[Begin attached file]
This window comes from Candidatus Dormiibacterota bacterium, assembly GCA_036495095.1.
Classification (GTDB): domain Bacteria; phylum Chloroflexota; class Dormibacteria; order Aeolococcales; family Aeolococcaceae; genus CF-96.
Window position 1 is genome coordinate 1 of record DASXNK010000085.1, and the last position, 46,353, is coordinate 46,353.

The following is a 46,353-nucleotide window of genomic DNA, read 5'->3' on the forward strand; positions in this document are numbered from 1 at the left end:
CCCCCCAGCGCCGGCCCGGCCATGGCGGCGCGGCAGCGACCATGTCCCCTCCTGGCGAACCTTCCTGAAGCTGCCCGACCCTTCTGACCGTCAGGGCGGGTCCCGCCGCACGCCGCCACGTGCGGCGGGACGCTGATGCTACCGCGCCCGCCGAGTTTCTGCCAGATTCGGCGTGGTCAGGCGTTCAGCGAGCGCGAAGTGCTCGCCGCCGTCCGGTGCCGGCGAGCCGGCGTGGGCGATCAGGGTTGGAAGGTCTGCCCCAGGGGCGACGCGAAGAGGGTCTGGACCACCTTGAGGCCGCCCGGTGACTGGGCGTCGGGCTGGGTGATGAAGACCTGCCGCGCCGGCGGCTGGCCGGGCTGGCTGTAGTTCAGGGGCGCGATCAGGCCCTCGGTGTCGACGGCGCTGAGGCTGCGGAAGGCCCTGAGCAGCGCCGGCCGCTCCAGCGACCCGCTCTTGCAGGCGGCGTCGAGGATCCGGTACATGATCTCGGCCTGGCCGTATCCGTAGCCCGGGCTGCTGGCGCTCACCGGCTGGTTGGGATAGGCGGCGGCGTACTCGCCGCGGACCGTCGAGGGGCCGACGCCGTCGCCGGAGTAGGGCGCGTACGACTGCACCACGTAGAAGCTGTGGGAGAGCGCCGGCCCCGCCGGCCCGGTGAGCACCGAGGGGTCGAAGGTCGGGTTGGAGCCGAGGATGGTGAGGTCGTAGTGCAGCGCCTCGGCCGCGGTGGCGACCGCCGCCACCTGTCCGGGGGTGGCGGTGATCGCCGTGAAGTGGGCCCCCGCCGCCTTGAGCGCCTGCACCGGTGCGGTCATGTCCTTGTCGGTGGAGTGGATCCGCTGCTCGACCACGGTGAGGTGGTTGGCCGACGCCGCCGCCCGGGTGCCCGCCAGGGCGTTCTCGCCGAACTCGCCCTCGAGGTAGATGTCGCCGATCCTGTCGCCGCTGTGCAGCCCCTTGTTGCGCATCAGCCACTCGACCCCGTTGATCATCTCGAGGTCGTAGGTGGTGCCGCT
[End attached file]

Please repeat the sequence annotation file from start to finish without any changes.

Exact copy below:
This window comes from Candidatus Dormiibacterota bacterium, assembly GCA_036495095.1.
Classification (GTDB): domain Bacteria; phylum Chloroflexota; class Dormibacteria; order Aeolococcales; family Aeolococcaceae; genus CF-96.
Window position 1 is genome coordinate 1 of record DASXNK010000085.1, and the last position, 46,353, is coordinate 46,353.

The following is a 46,353-nucleotide window of genomic DNA, read 5'->3' on the forward strand; positions in this document are numbered from 1 at the left end:
CCCCCCAGCGCCGGCCCGGCCATGGCGGCGCGGCAGCGACCATGTCCCCTCCTGGCGAACCTTCCTGAAGCTGCCCGACCCTTCTGACCGTCAGGGCGGGTCCCGCCGCACGCCGCCACGTGCGGCGGGACGCTGATGCTACCGCGCCCGCCGAGTTTCTGCCAGATTCGGCGTGGTCAGGCGTTCAGCGAGCGCGAAGTGCTCGCCGCCGTCCGGTGCCGGCGAGCCGGCGTGGGCGATCAGGGTTGGAAGGTCTGCCCCAGGGGCGACGCGAAGAGGGTCTGGACCACCTTGAGGCCGCCCGGTGACTGGGCGTCGGGCTGGGTGATGAAGACCTGCCGCGCCGGCGGCTGGCCGGGCTGGCTGTAGTTCAGGGGCGCGATCAGGCCCTCGGTGTCGACGGCGCTGAGGCTGCGGAAGGCCCTGAGCAGCGCCGGCCGCTCCAGCGACCCGCTCTTGCAGGCGGCGTCGAGGATCCGGTACATGATCTCGGCCTGGCCGTATCCGTAGCCCGGGCTGCTGGCGCTCACCGGCTGGTTGGGATAGGCGGCGGCGTACTCGCCGCGGACCGTCGAGGGGCCGACGCCGTCGCCGGAGTAGGGCGCGTACGACTGCACCACGTAGAAGCTGTGGGAGAGCGCCGGCCCCGCCGGCCCGGTGAGCACCGAGGGGTCGAAGGTCGGGTTGGAGCCGAGGATGGTGAGGTCGTAGTGCAGCGCCTCGGCCGCGGTGGCGACCGCCGCCACCTGTCCGGGGGTGGCGGTGATCGCCGTGAAGTGGGCCCCCGCCGCCTTGAGCGCCTGCACCGGTGCGGTCATGTCCTTGTCGGTGGAGTGGATCCGCTGCTCGACCACGGTGAGGTGGTTGGCCGACGCCGCCGCCCGGGTGCCCGCCAGGGCGTTCTCGCCGAACTCGCCCTCGAGGTAGATGTCGCCGATCCTGTCGCCGCTGTGCAGCCCCTTGTTGCGCATCAGCCACTCGACCCCGTTGATCATCTCGAGGTCGTAGGTGGTGCCGCT